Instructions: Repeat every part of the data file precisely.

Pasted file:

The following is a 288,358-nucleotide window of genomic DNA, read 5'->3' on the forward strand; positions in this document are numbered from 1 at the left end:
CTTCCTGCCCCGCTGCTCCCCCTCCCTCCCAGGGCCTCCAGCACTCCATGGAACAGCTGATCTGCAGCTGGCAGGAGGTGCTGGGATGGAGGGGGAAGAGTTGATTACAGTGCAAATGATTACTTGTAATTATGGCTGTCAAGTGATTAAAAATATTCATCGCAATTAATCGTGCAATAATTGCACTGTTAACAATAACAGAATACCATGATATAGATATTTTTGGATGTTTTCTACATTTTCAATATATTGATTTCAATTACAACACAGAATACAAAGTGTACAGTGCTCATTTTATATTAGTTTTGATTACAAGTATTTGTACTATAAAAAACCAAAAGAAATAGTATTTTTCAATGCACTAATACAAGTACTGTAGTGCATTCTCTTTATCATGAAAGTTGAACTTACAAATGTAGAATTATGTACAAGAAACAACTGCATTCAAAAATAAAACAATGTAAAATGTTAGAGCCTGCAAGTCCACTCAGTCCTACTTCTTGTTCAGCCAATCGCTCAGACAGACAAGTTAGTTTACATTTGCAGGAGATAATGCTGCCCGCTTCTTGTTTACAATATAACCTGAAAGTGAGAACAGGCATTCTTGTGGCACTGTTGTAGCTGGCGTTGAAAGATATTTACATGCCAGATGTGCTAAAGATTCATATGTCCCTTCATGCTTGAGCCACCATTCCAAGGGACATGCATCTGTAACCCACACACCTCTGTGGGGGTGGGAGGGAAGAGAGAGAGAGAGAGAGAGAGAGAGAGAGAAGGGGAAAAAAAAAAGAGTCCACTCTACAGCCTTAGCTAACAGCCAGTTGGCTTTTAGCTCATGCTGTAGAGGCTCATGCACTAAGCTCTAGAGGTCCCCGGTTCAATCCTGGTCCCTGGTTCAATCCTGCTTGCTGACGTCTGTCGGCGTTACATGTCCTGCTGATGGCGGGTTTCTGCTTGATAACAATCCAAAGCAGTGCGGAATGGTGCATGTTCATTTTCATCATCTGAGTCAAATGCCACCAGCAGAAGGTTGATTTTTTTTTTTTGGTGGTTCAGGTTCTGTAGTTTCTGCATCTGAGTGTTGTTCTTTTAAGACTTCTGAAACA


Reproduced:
The following is a 288,358-nucleotide window of genomic DNA, read 5'->3' on the forward strand; positions in this document are numbered from 1 at the left end:
CTTCCTGCCCCGCTGCTCCCCCTCCCTCCCAGGGCCTCCAGCACTCCATGGAACAGCTGATCTGCAGCTGGCAGGAGGTGCTGGGATGGAGGGGGAAGAGTTGATTACAGTGCAAATGATTACTTGTAATTATGGCTGTCAAGTGATTAAAAATATTCATCGCAATTAATCGTGCAATAATTGCACTGTTAACAATAACAGAATACCATGATATAGATATTTTTGGATGTTTTCTACATTTTCAATATATTGATTTCAATTACAACACAGAATACAAAGTGTACAGTGCTCATTTTATATTAGTTTTGATTACAAGTATTTGTACTATAAAAAACCAAAAGAAATAGTATTTTTCAATGCACTAATACAAGTACTGTAGTGCATTCTCTTTATCATGAAAGTTGAACTTACAAATGTAGAATTATGTACAAGAAACAACTGCATTCAAAAATAAAACAATGTAAAATGTTAGAGCCTGCAAGTCCACTCAGTCCTACTTCTTGTTCAGCCAATCGCTCAGACAGACAAGTTAGTTTACATTTGCAGGAGATAATGCTGCCCGCTTCTTGTTTACAATATAACCTGAAAGTGAGAACAGGCATTCTTGTGGCACTGTTGTAGCTGGCGTTGAAAGATATTTACATGCCAGATGTGCTAAAGATTCATATGTCCCTTCATGCTTGAGCCACCATTCCAAGGGACATGCATCTGTAACCCACACACCTCTGTGGGGGTGGGAGGGAAGAGAGAGAGAGAGAGAGAGAGAGAGAGAGAAGGGGAAAAAAAAAAGAGTCCACTCTACAGCCTTAGCTAACAGCCAGTTGGCTTTTAGCTCATGCTGTAGAGGCTCATGCACTAAGCTCTAGAGGTCCCCGGTTCAATCCTGGTCCCTGGTTCAATCCTGCTTGCTGACGTCTGTCGGCGTTACATGTCCTGCTGATGGCGGGTTTCTGCTTGATAACAATCCAAAGCAGTGCGGAATGGTGCATGTTCATTTTCATCATCTGAGTCAAATGCCACCAGCAGAAGGTTGATTTTTTTTTTTTGGTGGTTCAGGTTCTGTAGTTTCTGCATCTGAGTGTTGTTCTTTTAAGACTTCTGAAACA